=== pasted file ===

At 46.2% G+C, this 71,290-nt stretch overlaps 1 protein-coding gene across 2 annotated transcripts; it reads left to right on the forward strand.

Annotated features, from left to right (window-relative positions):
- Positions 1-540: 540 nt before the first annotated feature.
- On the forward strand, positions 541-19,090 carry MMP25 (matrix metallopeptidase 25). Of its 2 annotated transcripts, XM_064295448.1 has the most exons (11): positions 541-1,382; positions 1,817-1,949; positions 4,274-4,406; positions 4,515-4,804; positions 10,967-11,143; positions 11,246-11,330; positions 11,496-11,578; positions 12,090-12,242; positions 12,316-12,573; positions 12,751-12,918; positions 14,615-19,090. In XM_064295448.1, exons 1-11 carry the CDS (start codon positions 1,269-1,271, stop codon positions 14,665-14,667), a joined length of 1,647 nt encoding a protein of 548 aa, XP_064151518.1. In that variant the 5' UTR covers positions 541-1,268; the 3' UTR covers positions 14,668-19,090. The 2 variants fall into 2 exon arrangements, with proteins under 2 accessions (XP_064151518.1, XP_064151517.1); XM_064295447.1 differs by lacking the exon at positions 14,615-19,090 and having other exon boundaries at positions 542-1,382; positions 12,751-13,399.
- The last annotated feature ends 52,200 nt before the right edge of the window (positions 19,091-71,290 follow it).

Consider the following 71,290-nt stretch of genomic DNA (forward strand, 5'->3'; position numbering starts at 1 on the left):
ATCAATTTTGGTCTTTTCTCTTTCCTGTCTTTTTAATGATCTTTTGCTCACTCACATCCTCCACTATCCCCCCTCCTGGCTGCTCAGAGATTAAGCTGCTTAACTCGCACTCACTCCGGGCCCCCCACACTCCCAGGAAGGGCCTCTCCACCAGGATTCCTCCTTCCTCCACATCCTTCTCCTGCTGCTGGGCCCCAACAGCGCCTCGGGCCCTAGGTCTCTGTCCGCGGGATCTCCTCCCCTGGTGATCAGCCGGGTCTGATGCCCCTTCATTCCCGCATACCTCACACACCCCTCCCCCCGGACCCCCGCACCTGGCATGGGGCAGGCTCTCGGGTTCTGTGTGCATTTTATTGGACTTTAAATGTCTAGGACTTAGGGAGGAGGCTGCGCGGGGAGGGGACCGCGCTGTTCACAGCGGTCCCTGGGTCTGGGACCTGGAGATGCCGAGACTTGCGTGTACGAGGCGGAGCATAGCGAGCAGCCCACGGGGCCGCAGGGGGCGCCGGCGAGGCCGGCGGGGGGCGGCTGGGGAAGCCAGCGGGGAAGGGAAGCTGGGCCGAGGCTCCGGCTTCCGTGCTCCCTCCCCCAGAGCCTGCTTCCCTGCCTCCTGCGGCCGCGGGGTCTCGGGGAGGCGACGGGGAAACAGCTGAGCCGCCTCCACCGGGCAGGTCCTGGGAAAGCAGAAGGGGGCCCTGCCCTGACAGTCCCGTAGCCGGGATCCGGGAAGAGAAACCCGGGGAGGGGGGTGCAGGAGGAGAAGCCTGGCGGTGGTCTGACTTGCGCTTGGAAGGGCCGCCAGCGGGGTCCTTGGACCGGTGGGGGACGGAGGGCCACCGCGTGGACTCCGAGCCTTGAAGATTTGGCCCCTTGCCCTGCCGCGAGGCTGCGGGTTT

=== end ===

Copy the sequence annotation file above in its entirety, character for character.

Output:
At 46.2% G+C, this 71,290-nt stretch overlaps 1 protein-coding gene across 2 annotated transcripts; it reads left to right on the forward strand.

Annotated features, from left to right (window-relative positions):
- Positions 1-540: 540 nt before the first annotated feature.
- On the forward strand, positions 541-19,090 carry MMP25 (matrix metallopeptidase 25). Of its 2 annotated transcripts, XM_064295448.1 has the most exons (11): positions 541-1,382; positions 1,817-1,949; positions 4,274-4,406; positions 4,515-4,804; positions 10,967-11,143; positions 11,246-11,330; positions 11,496-11,578; positions 12,090-12,242; positions 12,316-12,573; positions 12,751-12,918; positions 14,615-19,090. In XM_064295448.1, exons 1-11 carry the CDS (start codon positions 1,269-1,271, stop codon positions 14,665-14,667), a joined length of 1,647 nt encoding a protein of 548 aa, XP_064151518.1. In that variant the 5' UTR covers positions 541-1,268; the 3' UTR covers positions 14,668-19,090. The 2 variants fall into 2 exon arrangements, with proteins under 2 accessions (XP_064151518.1, XP_064151517.1); XM_064295447.1 differs by lacking the exon at positions 14,615-19,090 and having other exon boundaries at positions 542-1,382; positions 12,751-13,399.
- The last annotated feature ends 52,200 nt before the right edge of the window (positions 19,091-71,290 follow it).

Consider the following 71,290-nt stretch of genomic DNA (forward strand, 5'->3'; position numbering starts at 1 on the left):
ATCAATTTTGGTCTTTTCTCTTTCCTGTCTTTTTAATGATCTTTTGCTCACTCACATCCTCCACTATCCCCCCTCCTGGCTGCTCAGAGATTAAGCTGCTTAACTCGCACTCACTCCGGGCCCCCCACACTCCCAGGAAGGGCCTCTCCACCAGGATTCCTCCTTCCTCCACATCCTTCTCCTGCTGCTGGGCCCCAACAGCGCCTCGGGCCCTAGGTCTCTGTCCGCGGGATCTCCTCCCCTGGTGATCAGCCGGGTCTGATGCCCCTTCATTCCCGCATACCTCACACACCCCTCCCCCCGGACCCCCGCACCTGGCATGGGGCAGGCTCTCGGGTTCTGTGTGCATTTTATTGGACTTTAAATGTCTAGGACTTAGGGAGGAGGCTGCGCGGGGAGGGGACCGCGCTGTTCACAGCGGTCCCTGGGTCTGGGACCTGGAGATGCCGAGACTTGCGTGTACGAGGCGGAGCATAGCGAGCAGCCCACGGGGCCGCAGGGGGCGCCGGCGAGGCCGGCGGGGGGCGGCTGGGGAAGCCAGCGGGGAAGGGAAGCTGGGCCGAGGCTCCGGCTTCCGTGCTCCCTCCCCCAGAGCCTGCTTCCCTGCCTCCTGCGGCCGCGGGGTCTCGGGGAGGCGACGGGGAAACAGCTGAGCCGCCTCCACCGGGCAGGTCCTGGGAAAGCAGAAGGGGGCCCTGCCCTGACAGTCCCGTAGCCGGGATCCGGGAAGAGAAACCCGGGGAGGGGGGTGCAGGAGGAGAAGCCTGGCGGTGGTCTGACTTGCGCTTGGAAGGGCCGCCAGCGGGGTCCTTGGACCGGTGGGGGACGGAGGGCCACCGCGTGGACTCCGAGCCTTGAAGATTTGGCCCCTTGCCCTGCCGCGAGGCTGCGGGTTT